2011 Japanese Earthquake and Tsunami
Hundreds flee in Japan after Shinmoedake volcano begins spewing ash, boulders. Map of the Damage From the Japanese Earthquake. Earthquakes. Today’s Earthquake Fact Earthquakes are one of the most costly natural hazards faced by the United States, posing a significant risk to 75 million Americans in 39 States.
Today in Earthquake History April 13, 2010M 6.9, China – At least 2,698 people killed, 270 missing, 12,135 injured and 15,000 buildings damaged in the Yushu area. Felt (IV) at Lhasa, Qiaotou and Xining;… Read More. 2011 Japanese Earthquake and Tsunami. The Crisis Response team is no longer actively maintaining this page so some information may be out of date, or no longer available.
On March 11 at 2:46pm JST a massive 9.0-magnitude earthquake occurred near the northeastern coast of Japan, creating extremely destructive tsunami waves which hit Japan just minutes after the earthquake, and triggering evacuations and warnings across the Pacific Ocean. The earthquake and tsunami have caused extensive and severe damage in Northeastern Japan, leaving thousands of people confirmed dead, injured or missing, and millions more affected by lack of electricity, water and transportation. Oil Plunges as Japan's Refiners Shut Plants After Earthquake. Oil fell below $100 a barrel in New York for the first time in more than a week after Japan’s strongest earthquake in at least a century forced refiners to shut several processing plants.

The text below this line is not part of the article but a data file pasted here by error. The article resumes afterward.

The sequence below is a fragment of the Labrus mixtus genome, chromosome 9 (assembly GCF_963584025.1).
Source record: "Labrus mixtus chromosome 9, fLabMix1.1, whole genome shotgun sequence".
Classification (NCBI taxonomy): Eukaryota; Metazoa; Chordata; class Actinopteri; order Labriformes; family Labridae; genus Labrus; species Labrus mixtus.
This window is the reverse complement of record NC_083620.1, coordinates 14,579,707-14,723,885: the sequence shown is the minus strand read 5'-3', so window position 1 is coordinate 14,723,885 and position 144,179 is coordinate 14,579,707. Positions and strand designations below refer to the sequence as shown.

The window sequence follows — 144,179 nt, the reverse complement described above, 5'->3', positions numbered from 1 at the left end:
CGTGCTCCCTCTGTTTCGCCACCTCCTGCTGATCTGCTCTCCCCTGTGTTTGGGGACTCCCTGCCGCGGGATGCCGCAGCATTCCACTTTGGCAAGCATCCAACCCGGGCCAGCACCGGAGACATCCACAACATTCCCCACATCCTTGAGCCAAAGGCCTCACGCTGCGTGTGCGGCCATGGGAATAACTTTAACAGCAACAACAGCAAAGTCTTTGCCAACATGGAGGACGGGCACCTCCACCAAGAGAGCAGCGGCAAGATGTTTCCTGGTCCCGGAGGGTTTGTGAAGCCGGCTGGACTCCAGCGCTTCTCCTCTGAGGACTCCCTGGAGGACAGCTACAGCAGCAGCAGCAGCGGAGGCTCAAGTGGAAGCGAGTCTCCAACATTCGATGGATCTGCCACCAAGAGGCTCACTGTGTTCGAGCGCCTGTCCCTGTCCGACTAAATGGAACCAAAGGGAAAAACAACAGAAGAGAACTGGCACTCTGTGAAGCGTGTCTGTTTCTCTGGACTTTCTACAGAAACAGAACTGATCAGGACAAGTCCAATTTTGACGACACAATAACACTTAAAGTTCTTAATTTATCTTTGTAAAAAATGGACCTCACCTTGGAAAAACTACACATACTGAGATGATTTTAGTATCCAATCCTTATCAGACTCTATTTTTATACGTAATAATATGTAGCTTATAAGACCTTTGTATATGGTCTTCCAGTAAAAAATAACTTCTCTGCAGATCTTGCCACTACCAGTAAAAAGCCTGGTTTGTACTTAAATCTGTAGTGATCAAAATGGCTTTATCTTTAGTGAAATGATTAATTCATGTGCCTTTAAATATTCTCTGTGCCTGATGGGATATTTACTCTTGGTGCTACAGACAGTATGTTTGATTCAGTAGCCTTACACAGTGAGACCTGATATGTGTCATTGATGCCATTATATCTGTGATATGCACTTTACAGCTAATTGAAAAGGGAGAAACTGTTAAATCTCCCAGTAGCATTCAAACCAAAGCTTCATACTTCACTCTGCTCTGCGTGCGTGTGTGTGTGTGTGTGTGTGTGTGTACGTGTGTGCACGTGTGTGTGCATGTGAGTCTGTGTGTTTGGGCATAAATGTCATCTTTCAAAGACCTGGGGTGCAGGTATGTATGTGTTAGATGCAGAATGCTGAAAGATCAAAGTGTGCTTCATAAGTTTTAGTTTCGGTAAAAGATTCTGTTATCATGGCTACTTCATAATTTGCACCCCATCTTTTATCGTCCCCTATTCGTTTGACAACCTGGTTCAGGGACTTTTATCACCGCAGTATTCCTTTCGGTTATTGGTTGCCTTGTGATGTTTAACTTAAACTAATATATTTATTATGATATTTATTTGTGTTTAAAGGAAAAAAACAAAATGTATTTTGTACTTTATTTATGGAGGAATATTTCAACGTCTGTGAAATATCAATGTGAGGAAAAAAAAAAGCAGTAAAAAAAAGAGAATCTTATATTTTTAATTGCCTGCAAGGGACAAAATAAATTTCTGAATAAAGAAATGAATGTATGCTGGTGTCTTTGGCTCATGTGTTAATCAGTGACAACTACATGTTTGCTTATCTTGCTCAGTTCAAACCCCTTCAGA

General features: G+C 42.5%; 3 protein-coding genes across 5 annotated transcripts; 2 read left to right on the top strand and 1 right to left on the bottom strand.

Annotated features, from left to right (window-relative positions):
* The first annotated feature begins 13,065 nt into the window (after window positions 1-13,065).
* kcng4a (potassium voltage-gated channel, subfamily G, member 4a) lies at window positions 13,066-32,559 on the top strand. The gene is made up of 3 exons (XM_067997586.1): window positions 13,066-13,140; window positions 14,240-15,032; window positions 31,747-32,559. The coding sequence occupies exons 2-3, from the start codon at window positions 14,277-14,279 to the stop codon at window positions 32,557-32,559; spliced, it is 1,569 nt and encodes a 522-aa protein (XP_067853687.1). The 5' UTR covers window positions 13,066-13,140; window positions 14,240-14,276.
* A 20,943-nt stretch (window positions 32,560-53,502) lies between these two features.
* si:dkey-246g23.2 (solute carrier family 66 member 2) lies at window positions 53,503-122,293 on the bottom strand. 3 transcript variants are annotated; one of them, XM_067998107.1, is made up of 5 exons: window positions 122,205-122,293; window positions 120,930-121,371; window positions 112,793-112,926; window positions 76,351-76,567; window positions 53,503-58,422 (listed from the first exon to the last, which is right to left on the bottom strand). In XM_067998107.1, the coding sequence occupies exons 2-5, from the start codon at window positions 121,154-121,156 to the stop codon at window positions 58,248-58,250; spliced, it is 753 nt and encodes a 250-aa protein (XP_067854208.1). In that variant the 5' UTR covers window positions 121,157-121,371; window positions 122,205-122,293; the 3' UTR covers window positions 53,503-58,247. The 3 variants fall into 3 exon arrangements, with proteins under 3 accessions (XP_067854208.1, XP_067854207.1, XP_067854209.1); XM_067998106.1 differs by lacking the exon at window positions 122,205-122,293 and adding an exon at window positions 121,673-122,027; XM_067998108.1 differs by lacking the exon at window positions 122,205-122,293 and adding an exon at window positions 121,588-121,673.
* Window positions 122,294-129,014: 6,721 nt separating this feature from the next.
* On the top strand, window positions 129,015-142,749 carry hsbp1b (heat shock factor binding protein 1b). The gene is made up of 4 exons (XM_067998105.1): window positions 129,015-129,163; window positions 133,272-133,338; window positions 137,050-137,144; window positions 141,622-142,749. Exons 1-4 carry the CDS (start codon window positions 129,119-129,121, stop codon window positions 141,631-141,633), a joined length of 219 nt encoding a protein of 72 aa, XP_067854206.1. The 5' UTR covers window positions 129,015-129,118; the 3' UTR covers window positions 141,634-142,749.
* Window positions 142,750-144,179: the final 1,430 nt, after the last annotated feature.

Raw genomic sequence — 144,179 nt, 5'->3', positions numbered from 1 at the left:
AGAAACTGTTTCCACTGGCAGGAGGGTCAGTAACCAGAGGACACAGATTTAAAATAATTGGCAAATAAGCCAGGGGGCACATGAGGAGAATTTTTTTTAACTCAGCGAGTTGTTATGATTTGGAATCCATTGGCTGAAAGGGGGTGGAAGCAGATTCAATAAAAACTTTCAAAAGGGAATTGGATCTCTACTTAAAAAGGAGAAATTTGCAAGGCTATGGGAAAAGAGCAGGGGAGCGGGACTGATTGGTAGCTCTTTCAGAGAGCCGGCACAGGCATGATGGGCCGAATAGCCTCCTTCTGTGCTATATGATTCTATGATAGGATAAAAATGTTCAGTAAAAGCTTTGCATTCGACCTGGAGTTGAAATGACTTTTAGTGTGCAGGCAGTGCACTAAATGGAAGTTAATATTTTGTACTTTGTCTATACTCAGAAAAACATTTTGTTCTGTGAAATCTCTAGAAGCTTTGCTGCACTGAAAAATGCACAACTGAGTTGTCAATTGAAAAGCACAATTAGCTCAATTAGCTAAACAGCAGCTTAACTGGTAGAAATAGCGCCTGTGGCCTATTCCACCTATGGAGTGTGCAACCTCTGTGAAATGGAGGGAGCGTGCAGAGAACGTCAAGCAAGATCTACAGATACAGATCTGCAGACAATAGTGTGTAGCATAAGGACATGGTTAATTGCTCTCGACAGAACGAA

U.S. crude futures were headed for their first weekly decline in a month following the temblor in the world’s third- largest oil user. A fire at Cosmo Oil Co.’s refinery in Chiba, outside Tokyo, is spreading, a Fire Department spokesman said. JX Nippon Oil & Energy Corp. closed refineries in Sendai, Kashima and Negishi.